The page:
Sunday, July 14, 2024

What to Get Your Parents and Your Favorite Vegan for the Holidays


This post originally appeared in the November 12, 2023 edition of Add to Cart, the weekly newsletter for people who like shopping (almost) as much as they love eating. Subscribe now.

The gift guides have started rolling out, with all of the usual shopping inspiration and aspiration. At Eater, we kicked things off with a gift guide for hosts, both those hosting your holiday festivities this year and those who are more hosts in spirit. And as promised, I’ll be answering your gift-giving questions all season long. So let’s get into it, with two queries from a fellow Eater editor.

My partner has Alpha-Gal Syndrome, which is that wild allergy you get from a tick that makes you allergic to mammalian products. That means no dairy, no gelatin, nada. Historically, he loved croissants and other pastries, but is now relegated to Earth Balance muffins and vegan cookies. I’d love to get him a baking book that includes pastries he’d actually like — bonus points for really great vegan laminated pastries, if they even exist? Any ideas?

It’s been said that it’s never been a better time to eat vegan baked goods, and I’d also argue that the avenues for baking them yourself are also at an all-time high. It’s possible, though, that this last point only stands thanks to a new book from Philip Khoury: A New Way to Bake: Re-Imagined Recipes for Plant-Based Cakes, Bakes and Desserts.

Khoury handles the pastry for Harrods, and in that role has introduced a robust number of plant-based products into the British department store’s food halls. The book, just published in September, does not include laminated pastries in the traditional sense, but there is a pain aux raisins that uses Khoury’s “vrioche” dough as a base. Some of the recipes are projects (that pain aux raisins included), but there are just as many that’ll provide a quick route to baked good satisfaction — I’ve had my eye on the Sacher torte, which has only six ingredients, all of which I have on hand.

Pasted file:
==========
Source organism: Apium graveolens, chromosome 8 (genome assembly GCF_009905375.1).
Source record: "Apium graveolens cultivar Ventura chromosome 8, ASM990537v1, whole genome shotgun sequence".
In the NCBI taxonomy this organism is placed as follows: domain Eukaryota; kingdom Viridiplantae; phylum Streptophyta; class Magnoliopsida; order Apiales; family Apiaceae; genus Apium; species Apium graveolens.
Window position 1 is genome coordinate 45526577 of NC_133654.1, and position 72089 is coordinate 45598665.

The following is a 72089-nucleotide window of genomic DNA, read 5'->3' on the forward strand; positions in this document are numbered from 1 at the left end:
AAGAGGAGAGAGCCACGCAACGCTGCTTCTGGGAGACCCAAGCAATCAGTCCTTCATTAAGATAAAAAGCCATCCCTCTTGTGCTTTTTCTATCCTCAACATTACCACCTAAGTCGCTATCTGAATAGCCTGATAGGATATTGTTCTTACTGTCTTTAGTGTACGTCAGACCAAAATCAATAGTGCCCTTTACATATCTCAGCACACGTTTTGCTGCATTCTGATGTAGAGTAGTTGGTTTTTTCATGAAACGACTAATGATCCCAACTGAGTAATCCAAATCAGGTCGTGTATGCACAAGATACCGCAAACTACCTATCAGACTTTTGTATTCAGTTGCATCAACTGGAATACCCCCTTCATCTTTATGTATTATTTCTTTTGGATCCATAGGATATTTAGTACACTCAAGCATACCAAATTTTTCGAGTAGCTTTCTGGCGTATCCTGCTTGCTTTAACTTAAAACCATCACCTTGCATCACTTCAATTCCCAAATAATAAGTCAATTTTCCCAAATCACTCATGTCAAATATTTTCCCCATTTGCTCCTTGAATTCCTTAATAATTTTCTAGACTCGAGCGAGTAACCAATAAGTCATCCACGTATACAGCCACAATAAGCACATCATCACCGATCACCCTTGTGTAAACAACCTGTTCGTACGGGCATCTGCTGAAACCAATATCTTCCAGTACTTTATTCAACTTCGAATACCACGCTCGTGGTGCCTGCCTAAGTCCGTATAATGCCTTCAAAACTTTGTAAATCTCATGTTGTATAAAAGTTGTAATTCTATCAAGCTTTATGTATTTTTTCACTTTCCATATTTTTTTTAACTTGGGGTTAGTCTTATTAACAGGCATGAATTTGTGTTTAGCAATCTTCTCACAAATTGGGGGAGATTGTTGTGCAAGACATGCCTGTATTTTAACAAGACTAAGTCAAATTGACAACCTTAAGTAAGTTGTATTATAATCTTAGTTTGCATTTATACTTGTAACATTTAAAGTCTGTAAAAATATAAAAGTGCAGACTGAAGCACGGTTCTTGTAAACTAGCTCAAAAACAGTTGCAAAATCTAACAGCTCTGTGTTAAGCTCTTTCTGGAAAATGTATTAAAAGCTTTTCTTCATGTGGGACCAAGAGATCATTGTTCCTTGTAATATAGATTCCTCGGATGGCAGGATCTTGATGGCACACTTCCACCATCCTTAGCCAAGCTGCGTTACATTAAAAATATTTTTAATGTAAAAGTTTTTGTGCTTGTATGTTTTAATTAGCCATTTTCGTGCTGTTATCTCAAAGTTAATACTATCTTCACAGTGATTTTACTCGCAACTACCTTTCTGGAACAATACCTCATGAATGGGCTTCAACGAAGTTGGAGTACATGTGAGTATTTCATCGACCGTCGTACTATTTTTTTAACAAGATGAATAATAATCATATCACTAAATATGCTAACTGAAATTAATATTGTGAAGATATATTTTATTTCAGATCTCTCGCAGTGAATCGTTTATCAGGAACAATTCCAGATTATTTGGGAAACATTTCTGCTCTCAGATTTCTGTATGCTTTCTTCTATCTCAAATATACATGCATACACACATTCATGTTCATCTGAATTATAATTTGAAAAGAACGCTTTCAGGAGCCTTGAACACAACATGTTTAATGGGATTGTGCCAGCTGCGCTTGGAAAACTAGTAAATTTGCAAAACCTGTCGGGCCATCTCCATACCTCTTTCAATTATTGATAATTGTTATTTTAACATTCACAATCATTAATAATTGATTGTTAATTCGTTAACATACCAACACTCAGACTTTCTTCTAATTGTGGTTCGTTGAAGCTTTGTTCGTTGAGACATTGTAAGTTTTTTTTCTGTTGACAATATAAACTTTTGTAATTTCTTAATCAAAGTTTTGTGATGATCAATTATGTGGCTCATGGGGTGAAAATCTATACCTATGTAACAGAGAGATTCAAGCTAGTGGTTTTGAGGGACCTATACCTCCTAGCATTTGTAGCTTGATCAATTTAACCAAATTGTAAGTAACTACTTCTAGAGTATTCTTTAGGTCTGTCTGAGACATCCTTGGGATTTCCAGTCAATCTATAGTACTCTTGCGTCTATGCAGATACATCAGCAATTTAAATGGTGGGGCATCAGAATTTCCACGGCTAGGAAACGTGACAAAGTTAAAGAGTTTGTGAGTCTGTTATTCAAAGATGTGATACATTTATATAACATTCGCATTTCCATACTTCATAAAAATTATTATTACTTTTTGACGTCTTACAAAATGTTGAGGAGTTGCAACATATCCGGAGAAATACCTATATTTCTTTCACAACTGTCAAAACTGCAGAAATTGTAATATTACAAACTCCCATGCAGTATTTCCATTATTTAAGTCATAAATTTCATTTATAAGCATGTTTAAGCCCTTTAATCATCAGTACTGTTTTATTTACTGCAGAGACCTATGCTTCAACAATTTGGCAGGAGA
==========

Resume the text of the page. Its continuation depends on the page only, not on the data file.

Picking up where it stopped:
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My mother is a great cook, and she is also so difficult to shop for. I’ve given her cookbooks she ignores, knives she neglects, and pantry items she lets spoil. I would love to get her something she’d actually use, but she won’t tell me what that is and I am seemingly not good at guessing. Any ideas for a not-super-expensive (under $100?) kitchen essential she’d actually use? Ideally, this is something that doesn’t require a ton of upkeep — in other words, no cast iron.

You could, as Jaya Saxena suggests here, get something that you’d be happy enough to use yourself when at her place — but if we are prioritizing usability, I think it’s best to lean into simplicity. Rather than introduce a new tool or appliance, opt for a nicer version of something that already fits comfortably into her routine. The spoons from Gestura might fit the bill. The company started out just making one spoon — for measuring, stirring, and serving — really well, and now, there’s a slotted version. The pair would make a lovely gift. An elegant, yet functional, wooden spoon might also be nice.

However, I would be remiss not to mention that it is recommended that these items be hand washed. If that’s a barrier, you can’t go wrong with a set of all-purpose bowls, ones that can be used for mixing or as a garbage bowl in the Rachael Ray sense, but look good enough to occupy a permanent spot on the counter. This cheery melamine set from the MoMA Design Store is indeed dishwasher safe.

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If you have a gifting question, reach out at monica@eater.com.



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